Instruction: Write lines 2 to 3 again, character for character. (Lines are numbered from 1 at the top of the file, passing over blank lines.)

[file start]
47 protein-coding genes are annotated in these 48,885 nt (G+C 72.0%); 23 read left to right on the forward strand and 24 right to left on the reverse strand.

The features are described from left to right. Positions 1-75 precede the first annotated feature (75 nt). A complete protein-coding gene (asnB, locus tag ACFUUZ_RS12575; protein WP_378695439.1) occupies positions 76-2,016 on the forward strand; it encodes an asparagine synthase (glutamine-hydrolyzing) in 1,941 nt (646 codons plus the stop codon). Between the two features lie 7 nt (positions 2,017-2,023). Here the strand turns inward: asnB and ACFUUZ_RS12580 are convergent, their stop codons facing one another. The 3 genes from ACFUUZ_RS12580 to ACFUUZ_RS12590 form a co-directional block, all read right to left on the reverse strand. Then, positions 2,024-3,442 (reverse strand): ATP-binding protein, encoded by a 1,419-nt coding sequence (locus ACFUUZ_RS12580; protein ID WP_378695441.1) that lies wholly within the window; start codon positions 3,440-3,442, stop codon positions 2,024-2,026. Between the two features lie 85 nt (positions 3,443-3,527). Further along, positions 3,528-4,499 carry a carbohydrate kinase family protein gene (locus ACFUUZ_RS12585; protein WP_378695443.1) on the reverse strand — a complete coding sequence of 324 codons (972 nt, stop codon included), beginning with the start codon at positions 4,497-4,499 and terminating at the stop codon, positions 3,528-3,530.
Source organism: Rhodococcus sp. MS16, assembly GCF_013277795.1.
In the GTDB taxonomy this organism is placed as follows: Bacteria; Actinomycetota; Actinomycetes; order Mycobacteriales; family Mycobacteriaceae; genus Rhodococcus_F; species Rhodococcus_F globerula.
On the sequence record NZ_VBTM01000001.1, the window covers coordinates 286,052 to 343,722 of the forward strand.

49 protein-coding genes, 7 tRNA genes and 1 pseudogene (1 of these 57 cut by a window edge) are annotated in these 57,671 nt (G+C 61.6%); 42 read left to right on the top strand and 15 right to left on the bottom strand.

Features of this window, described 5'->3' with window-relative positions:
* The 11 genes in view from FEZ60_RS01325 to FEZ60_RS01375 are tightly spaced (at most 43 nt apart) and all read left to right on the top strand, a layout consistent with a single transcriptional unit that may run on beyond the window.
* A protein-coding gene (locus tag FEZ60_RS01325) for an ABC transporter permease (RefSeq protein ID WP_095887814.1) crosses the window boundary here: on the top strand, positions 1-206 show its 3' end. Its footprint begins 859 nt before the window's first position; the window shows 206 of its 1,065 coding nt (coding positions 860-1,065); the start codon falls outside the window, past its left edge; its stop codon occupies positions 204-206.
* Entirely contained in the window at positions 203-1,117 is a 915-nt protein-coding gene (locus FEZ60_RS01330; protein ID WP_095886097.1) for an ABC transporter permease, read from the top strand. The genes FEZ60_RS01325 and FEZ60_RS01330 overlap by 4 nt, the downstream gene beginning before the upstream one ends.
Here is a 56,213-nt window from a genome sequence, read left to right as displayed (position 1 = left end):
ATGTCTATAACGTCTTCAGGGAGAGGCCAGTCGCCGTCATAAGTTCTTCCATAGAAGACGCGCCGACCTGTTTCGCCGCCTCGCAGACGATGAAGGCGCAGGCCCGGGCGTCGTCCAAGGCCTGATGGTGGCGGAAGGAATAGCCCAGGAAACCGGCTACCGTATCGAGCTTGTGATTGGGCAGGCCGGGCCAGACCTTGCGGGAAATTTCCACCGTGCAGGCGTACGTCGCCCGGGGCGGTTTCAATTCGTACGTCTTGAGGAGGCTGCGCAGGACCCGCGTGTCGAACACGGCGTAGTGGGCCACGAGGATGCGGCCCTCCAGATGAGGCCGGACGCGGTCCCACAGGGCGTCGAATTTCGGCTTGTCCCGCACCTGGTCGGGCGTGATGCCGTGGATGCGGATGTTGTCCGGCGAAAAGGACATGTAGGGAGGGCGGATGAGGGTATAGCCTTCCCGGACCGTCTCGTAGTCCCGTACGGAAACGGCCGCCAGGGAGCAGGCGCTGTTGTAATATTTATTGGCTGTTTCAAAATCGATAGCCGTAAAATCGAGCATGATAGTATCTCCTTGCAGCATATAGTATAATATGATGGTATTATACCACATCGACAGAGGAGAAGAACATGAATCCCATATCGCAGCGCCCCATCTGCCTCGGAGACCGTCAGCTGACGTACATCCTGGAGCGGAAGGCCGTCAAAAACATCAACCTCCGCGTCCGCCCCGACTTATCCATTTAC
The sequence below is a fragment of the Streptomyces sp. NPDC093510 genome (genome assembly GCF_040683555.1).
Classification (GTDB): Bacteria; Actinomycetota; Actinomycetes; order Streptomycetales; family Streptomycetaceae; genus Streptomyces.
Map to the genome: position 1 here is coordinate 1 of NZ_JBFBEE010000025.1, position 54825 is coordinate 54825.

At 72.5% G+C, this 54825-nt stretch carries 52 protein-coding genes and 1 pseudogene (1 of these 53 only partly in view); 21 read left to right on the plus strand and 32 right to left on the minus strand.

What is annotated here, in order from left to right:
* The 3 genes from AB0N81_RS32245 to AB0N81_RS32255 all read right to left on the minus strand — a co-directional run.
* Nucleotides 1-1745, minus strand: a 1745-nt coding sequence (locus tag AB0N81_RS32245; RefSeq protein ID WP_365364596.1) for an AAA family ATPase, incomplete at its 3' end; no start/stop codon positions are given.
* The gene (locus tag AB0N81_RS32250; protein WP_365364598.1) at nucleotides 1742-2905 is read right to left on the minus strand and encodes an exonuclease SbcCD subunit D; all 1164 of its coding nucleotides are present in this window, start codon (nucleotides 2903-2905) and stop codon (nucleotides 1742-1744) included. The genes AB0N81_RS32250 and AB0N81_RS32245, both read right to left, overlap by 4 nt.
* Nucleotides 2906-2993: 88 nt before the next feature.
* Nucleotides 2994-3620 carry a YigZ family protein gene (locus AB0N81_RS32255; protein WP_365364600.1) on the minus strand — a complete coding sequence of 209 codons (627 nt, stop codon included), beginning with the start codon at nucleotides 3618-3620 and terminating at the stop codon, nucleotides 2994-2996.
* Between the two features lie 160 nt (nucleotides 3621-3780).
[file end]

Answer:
The features are described from left to right. Positions 1-75 precede the first annotated feature (75 nt). A complete protein-coding gene (asnB, locus tag ACFUUZ_RS12575; protein WP_378695439.1) occupies positions 76-2,016 on the forward strand; it encodes an asparagine synthase (glutamine-hydrolyzing) in 1,941 nt (646 codons plus the stop codon). Between the two features lie 7 nt (positions 2,017-2,023). Here the strand turns inward: asnB and ACFUUZ_RS12580 are convergent, their stop codons facing one another. The 3 genes from ACFUUZ_RS12580 to ACFUUZ_RS12590 form a co-directional block, all read right to left on the reverse strand. Then, positions 2,024-3,442 (reverse strand): ATP-binding protein, encoded by a 1,419-nt coding sequence (locus ACFUUZ_RS12580; protein ID WP_378695441.1) that lies wholly within the window; start codon positions 3,440-3,442, stop codon positions 2,024-2,026. Between the two features lie 85 nt (positions 3,443-3,527). Further along, positions 3,528-4,499 carry a carbohydrate kinase family protein gene (locus ACFUUZ_RS12585; protein WP_378695443.1) on the reverse strand — a complete coding sequence of 324 codons (972 nt, stop codon included), beginning with the start codon at positions 4,497-4,499 and terminating at the stop codon, positions 3,528-3,530.
Source organism: Rhodococcus sp. MS16, assembly GCF_013277795.1.